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II. IMITATIVE GESTURES.
The second kind of gestures are those which are imitative. They answer the question, How? It will surprise one who has never given the subject consideration, to learn how numerous is this class. An orator who has much imagination conceives himself in the midst of the things he describes, and as actually performing the deeds of which he speaks. His action unconsciously imitates that which he imagines, as Goldsmith's crippled soldier “shouldered his crutch, and showed how fields were won.”
This principle lies at the bottom of all pantomime. Roscius, it said, contended with Cicero to see which could express ideas the more forcibly; he, by gestures ; Cicero, by words. Imitation must have been a principal means with the former.
By torch and trumpet fast arrayed,
The imaginative speaker, if he be very much in earnest, in uttering this second line will be likely to go through the motion of drawing his sword from the scabbard. (Fig. 44.)
Here I fling
The action of hurling, or the feeling of defiance, requires a significant gesture.
Measureless liar ! thou hast made my heart
Boy! False hound !
Alone I did it. — Boy! Shakespeare here represents lofty disdain wrestling with intense anger in the breast of Coriolanus. Before the Vol
scian Senate, Aufidius, a leader of the Volsci, has sneeringly called him a “boy of tears,” because Coriolanus has wept at his mother's entreaties and has spared Rome. On the words I fluttered your Volscians in Corioli, one or both hands, with arm extended, should violently shake and shiver, to imitate frightened doves. A defiant face and attitude are very important here.
Take her up tenderly;
The action of a person gently assisting to lift with both hands is here natural and almost unavoidable.
Swift as an eagle cuts the air. The motion of the eagle cutting the air may be expressed by a quick high gesture of the hand moved edgewise.
Approach thy grave
The orator may go through the movement of wrapping the drapery about him.
Now set the teeth, and stretch the nostrils wide.
Whoever enters into the spirit of this passage, in which Henry V. stimulates his soldiers to make a desperate charge on the enemy, will find his teeth firmly set through sympathetic imitation.
Quick as it fell from the broken staff,
The elocutionist, representing old Barbara flaunting the Union flag over the heads of the Rebel host, will find himself tending to take the same attitude, and, in imagination, vigorously shaking the flag in his extended hand.
In passing from this general principle to some other applications, we may remark :
First. In speaking of anything utterly worthless, there is a natural tendency to throw it down and aside.
Who steals my purse, steals trash. On the word trash there may be the gesture of scornfully throwing away the “filthy lucre."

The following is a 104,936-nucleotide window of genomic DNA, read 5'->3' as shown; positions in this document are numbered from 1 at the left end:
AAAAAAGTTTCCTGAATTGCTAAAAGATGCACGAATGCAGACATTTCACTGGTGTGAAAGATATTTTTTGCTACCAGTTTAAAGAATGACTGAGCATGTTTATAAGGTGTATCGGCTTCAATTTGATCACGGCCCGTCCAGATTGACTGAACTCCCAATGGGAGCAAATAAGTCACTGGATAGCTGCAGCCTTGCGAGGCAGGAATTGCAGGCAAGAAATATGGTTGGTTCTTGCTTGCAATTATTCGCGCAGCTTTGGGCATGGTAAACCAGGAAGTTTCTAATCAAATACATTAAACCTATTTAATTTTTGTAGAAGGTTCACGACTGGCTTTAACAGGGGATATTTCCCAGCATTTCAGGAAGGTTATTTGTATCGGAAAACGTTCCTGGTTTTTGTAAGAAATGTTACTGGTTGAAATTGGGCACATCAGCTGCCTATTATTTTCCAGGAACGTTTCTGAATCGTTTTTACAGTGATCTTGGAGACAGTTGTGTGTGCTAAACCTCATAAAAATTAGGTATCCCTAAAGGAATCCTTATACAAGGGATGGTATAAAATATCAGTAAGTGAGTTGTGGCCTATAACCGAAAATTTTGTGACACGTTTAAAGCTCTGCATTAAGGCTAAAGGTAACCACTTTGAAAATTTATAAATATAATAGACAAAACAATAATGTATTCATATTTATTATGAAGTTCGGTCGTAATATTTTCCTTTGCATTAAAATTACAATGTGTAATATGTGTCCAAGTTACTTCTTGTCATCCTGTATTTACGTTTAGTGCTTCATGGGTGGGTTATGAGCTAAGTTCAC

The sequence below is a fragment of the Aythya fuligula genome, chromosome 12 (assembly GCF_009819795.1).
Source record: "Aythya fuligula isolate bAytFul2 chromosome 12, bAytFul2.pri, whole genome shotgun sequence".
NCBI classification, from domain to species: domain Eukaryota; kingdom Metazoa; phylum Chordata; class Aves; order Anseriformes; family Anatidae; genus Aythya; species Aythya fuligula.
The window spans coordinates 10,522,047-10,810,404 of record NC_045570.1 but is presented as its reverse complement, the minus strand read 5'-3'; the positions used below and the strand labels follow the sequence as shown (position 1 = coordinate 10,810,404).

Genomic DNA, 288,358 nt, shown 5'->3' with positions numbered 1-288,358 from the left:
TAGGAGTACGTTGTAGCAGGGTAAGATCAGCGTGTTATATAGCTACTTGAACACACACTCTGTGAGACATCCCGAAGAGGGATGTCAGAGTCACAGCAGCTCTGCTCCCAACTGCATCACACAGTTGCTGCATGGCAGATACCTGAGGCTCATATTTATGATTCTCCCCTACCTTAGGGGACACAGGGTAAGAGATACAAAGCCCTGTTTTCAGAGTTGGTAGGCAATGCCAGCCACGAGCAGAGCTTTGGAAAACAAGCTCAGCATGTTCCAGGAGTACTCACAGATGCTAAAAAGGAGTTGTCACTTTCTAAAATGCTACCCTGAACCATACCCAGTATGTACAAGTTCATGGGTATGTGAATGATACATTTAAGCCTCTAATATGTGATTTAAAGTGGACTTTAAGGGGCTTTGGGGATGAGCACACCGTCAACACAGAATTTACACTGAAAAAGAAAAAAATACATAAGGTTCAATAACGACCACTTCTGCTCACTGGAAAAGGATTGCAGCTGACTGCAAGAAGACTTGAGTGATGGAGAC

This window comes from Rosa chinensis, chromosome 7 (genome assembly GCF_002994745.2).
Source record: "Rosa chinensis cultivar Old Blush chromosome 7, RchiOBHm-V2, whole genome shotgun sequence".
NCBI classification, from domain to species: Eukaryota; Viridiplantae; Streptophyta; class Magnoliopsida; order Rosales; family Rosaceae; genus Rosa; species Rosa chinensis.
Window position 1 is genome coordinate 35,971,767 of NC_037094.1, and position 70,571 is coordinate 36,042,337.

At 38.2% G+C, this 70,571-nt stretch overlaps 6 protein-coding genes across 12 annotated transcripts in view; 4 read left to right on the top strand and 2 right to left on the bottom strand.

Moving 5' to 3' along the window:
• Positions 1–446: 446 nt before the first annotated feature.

On the word handful the hand rejects them, throws them away and aside as being comparatively insignificant.
All nations before him are as nothing,
On the gesture of place, indicating all nations, there may be a wide sweep of one or both arms to express universality. (P. 83, fig. 46.) On the word nothing, the imitative gesture descends, the action being that of one throwing away or dropping as utterly worthless.
and they are counted to him less than nothing, and vanity.
On the word less there is the same imitative gesture of contemptuous throwing away.
Behold the nations are as a drop of a bucket, and are counted as the small dust of the balance !
On the words drop and dust there is a similar movement of the arm and hand, as of one discarding what is of no value. This gesture should not be made at the front; for when we throw away or reject as valueless, we do not cast the thing where it will be an obstacle, or even visible, in our path. Neither do we throw it far to the rear; for that would require too much bodily exertion, and such action would seem to give it temporary importance : but we toss it down at the right or at the left; commonly the right, because the right hand is mainly employed.
It is utterly useless to prolong the strife.
Here, on the word useless, the action is again that of a person flinging away a trifle; or, if one prefer, he may drop the hand as if it were paralyzed, and for the moment assume the attitude of helplessness. (Fig. 1.) The finest declamations of Burke sink into insignificance. The same gesture of throwing away on the word insignificance. I will not call him fool, because he happens to be Chancellor of the Exchequer.
The same gesture on the word fool, with a little quicker stroke to indicate anger. (See Emphatic Gestures.)
Secondly. The action in concession is that of a person conveying in his hand something which he surrenders. The hand should then be extended forward and open, the palm up and turned a little to the front, just as much so as if it contained something actually to be placed in the hand or at the feet of the person to whom the concession is made.
The hand moves forward on a line nearly horizontal, palm upwards, the hand, at the word grant, slightly turning on the wrist as on a pivot; and when it has been extended as far as convenient, it remains for a time in that position of offering, as if it were to give the recipient time to take that which is yielded.
I grant him, bloody, luxurious, avaricious, false.
On the word grant the same gesture.
Brutus is an honorable man.
This is concession, and may be expressed in the same manner.
Politeness may require the speaker to bow ceremoniously at the same time that he moves forward the hand; the principle being that the speaker should imitate the action and attitude of one yielding or conceding a visible and tangible object, which usually may, for the moment, be conceived of as being in the hand.
Extreme humility, submission, and obsequiousness are ex